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Opponents of a proposed unionization of certain in-home childcare providers will take their case to federal court alongside a challenge in Ramsey County.

Childcare unionization opponents take case to federal courts

Opponents of a move to unionize certain in-home childcare providers in Minnesota are taking their case to federal court while they wait for a  judge to rule on a parallel suit in Ramsey County.

A group of providers will file a federal suit as soon as Thursday, arguing that a move to hold a unionization election in which some providers would not be able to vote, and potentially lead them to be represented by a union they don’t want to be a part of, violates their First Amendment rights. In a statement released by the Freedom Foundation of Minnesota, the group says it’s receiving legal aid from the National Right to Work Foundation as well.

“We wish we didn’t have to be in this position to begin with,” Jennifer Parrish, a child care provider from Rochester, said in the statement. “But since we were put in this position we do believe that this violates our first amendment rights and we intend to argue that in court.”

The latest legal challenge comes while supporters and opponents alike are awaiting a decision on a suit currently in Ramsey County court. Late last year, a judge issued a temporary injunction on a unionization election that had been scheduled to take place in December. A follow-up hearing — after the Dayton administration decided, with limited other legal options, to challenge the initial ruling — was originally scheduled for next week. That was delayed, though, and now the judge is expected to issue a final ruling in February.

On Thursday, GOP activist Harry Niska filed an amicus brief (pdf) in the Ramsey County suit on behalf of 13 customers also opposing the unionization.

At the heart of the matter is a question of whether providers should be allowed to join a union, in this case AFSCME and SEIU. Because of the awkward legal status of providers — a hybrid of employers, employees, contractors and small businesses — such a move requires a change in state policy. At the state level, the arguments have centered around executive authority and labor statutes. With this federal suit, opponents will look to make a constitutional argument.

Opponents say by limiting the election to 4,300 providers out of 11,000 total statewide — ballots are being sent only to those providers who have received state subsidy payments in the past 12 months — their rights are being violated. It’s this contention that’s key to the latest, federal legal challenge.

“The allegation is going to be that it’s unconstitutional,” Bill Messenger, an attorney with the National Right to Work Foundation who’s working on the case, said in the statement. “The first amendment guarantees everyone the right to choose with whom they associate to petition government and that the government can’t choose who’s going to represent providers for lobbying the state.”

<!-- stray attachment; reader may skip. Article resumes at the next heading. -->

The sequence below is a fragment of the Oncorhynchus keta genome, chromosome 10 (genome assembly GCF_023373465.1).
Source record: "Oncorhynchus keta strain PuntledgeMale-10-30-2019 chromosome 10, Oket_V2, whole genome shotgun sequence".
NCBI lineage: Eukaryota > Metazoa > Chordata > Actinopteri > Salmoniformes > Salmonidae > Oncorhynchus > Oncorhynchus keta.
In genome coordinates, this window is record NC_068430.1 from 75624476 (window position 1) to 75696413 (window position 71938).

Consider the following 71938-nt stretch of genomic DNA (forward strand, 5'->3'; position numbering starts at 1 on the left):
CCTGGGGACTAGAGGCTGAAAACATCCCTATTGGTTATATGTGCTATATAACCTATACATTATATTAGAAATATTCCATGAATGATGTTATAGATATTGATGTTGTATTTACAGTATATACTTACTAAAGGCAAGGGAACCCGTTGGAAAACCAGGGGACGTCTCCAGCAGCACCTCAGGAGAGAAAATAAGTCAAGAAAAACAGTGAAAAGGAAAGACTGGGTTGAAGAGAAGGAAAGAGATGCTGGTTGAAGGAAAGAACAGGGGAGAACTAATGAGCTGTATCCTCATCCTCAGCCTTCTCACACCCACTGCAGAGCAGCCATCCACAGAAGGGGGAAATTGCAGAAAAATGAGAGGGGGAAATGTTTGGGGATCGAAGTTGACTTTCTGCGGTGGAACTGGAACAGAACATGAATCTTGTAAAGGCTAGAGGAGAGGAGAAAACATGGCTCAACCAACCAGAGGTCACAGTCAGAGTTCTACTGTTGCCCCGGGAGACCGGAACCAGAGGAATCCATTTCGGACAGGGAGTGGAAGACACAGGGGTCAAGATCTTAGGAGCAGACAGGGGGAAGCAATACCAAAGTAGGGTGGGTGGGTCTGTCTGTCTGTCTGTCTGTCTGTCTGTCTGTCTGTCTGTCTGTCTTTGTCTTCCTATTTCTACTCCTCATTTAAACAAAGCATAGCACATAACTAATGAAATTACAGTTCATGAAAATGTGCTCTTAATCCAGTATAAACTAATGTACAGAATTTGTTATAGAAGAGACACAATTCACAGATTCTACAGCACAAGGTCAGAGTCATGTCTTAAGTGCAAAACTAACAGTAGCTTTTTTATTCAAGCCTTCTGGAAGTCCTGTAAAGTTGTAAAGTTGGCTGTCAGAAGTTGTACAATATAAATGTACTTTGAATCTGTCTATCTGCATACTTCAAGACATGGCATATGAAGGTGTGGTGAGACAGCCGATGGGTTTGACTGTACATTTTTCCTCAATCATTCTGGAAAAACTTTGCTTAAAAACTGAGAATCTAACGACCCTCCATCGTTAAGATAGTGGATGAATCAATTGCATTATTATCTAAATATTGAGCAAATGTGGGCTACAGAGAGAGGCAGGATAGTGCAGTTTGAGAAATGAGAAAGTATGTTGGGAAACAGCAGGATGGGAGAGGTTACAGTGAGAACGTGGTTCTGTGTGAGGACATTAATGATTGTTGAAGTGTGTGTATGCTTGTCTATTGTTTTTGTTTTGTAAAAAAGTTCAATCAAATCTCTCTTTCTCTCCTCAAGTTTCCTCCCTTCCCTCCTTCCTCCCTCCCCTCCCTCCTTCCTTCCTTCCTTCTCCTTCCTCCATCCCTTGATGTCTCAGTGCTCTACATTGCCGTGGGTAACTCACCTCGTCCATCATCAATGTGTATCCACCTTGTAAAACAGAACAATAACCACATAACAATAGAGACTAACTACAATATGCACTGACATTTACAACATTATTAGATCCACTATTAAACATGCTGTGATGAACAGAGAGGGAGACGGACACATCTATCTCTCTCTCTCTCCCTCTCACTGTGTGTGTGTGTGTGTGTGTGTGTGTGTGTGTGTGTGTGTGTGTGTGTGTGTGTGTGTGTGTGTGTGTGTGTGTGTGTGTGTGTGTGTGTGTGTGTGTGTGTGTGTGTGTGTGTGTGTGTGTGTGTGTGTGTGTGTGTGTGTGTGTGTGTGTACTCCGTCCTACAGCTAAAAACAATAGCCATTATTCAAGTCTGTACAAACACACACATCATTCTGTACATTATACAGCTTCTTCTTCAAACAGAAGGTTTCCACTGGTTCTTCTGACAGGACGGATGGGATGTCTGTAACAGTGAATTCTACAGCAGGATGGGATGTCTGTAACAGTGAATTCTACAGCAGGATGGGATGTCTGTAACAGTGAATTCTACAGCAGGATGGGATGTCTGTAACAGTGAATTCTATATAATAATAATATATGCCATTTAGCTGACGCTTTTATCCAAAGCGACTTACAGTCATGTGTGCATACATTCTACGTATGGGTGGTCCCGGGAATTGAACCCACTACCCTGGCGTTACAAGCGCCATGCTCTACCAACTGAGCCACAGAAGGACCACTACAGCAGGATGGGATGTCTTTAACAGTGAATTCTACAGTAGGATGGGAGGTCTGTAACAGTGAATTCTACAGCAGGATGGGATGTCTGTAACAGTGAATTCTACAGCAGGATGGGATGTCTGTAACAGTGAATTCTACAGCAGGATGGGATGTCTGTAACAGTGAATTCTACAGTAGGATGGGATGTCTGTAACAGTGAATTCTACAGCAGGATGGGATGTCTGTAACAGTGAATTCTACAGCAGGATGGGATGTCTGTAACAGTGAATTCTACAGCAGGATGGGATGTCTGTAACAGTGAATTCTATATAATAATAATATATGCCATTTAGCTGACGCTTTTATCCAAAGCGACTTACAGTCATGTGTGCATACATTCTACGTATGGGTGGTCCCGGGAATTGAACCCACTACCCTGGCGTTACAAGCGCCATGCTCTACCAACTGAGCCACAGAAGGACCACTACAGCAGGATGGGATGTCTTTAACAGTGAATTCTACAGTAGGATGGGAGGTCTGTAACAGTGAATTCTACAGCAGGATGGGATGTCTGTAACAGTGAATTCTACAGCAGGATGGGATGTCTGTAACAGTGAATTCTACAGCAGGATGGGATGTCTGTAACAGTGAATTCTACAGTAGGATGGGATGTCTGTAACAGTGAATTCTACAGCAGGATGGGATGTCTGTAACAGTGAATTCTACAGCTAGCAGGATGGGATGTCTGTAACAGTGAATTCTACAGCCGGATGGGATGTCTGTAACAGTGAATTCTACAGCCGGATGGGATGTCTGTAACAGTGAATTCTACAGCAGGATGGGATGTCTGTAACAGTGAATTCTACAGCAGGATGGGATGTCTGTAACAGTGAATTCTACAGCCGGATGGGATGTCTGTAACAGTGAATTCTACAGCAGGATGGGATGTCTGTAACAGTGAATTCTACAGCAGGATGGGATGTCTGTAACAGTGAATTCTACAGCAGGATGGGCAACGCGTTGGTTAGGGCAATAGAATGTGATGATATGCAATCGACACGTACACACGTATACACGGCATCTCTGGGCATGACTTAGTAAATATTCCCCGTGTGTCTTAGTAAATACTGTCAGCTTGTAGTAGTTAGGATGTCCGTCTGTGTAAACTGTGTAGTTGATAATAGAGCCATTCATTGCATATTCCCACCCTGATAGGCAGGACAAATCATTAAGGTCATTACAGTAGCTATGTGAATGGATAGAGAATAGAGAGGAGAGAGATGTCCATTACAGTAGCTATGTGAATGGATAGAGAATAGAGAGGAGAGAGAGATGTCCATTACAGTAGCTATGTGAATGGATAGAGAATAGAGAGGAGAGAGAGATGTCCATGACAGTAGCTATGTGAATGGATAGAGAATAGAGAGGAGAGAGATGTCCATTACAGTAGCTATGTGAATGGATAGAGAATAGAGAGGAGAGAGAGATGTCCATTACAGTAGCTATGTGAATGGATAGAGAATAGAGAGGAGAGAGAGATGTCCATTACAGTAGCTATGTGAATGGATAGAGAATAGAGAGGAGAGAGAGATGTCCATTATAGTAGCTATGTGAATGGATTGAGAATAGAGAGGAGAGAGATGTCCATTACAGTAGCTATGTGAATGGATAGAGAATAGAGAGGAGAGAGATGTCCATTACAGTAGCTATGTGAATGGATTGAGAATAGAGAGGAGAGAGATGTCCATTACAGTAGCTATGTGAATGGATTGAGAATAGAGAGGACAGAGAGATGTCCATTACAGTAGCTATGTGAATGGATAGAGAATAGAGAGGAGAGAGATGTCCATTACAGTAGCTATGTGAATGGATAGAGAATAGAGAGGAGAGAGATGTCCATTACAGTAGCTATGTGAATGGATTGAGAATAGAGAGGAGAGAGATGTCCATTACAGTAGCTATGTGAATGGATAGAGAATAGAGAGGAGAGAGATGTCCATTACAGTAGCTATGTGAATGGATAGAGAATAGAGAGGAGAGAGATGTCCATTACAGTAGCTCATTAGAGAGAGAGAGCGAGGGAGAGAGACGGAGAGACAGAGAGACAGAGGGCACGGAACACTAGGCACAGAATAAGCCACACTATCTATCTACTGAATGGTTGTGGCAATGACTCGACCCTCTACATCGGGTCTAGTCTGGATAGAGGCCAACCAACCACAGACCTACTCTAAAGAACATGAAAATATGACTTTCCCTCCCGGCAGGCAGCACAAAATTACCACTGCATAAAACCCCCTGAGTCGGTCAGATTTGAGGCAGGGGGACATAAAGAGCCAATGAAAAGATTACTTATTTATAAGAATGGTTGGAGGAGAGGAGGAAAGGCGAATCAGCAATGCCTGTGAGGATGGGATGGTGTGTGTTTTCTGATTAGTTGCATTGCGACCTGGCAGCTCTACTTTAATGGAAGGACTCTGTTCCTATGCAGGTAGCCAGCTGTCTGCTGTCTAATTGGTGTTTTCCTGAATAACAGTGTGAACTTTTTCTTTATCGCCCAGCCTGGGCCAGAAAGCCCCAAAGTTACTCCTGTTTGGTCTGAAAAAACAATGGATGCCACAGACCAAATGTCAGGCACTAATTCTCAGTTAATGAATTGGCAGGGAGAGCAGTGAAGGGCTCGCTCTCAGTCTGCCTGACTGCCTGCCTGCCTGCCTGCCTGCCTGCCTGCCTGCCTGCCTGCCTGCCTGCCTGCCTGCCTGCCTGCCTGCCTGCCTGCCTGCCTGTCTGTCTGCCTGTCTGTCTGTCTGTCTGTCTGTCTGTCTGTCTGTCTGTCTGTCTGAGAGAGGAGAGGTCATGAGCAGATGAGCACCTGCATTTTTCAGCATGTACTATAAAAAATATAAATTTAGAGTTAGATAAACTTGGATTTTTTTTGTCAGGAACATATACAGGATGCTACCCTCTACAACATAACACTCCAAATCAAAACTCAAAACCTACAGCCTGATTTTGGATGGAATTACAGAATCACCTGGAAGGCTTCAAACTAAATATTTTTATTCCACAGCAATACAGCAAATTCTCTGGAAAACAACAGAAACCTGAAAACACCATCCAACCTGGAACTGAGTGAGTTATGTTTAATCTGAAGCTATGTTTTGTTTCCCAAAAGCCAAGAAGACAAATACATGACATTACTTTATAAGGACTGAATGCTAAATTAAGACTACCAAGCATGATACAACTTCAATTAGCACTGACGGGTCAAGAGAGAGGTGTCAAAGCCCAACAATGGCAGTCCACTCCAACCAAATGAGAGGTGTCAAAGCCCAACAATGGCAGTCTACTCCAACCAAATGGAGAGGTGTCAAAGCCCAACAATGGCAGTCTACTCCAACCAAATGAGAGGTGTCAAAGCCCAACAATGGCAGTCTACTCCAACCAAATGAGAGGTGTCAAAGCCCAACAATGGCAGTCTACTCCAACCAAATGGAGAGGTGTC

Providers worry that unionization would pave the way for a single lobbying force at the Capitol dominated by labor and drowning out independent providers, especially those who don’t receive state subsidies but still might be affected by the unionization if it were to go forward.

“It’s something we feel very passionate about. We would like to be able to choose who represents us or we’d like to represent ourselves,” Parrish, the provider, said in the statement. “We don’t want anybody speaking on our behalf to our legislators at the Capitol or lobbying on our behalf, especially when they’ve shown their interests can be very different from our interests.”

Last fall, Gov. Mark Dayton issued an executive order clearing the way for a unionization election. Some argue that alone represented executive overreach. That aspect — along with accusations that it represented a political gift to unions that heavily backed Dayton’s election effort — have made the issue a hotly debated one at the Capitol both in terms of policy and politics. The Senate moved to join the Ramsey County suit in support of the unionization opponents, and conservative lawmakers like Senate State Government Committee Chairman Mike Parry have had hearings scrutinizing the unionization effort.

Minnesota is hardly the first state to tackle the issue of childcare unionization, and locally AFSCME and the SEIU have been working for years to build support. In other states, teachers’ and communications workers unions have joined the cause; in Michigan, the United Auto Workers was involved in the push.

Dayton and union backers claim that similar actions in other states offer sufficient precedent. At least 12 others have moved toward childcare unionization.

But in some instances, the legal fights have dragged on: The National Right to Work Legal Defense Foundation late last year filed an appeal to the U.S. Supreme Court over a case in Illinois. In Michigan, the battle dragged on until the state’s new Republican governor, Rick Snyder, dissolved a previous agreement and unions settled. In Maryland, a suit was eventually withdrawn.

In Minnesota’s case, the initial suit in Ramsey County is set to be resolved about a month into a legislative session that’s expected to be marked by job creation proposals, constitutional amendments and bonding bill politics. Some expect a right-to-work constitutional amendment will be carried by Republicans. That move, along with a potentially ongoing childcare unionization fight, would like invite not only DFL criticism but likely severe backlash from organized labor as well.


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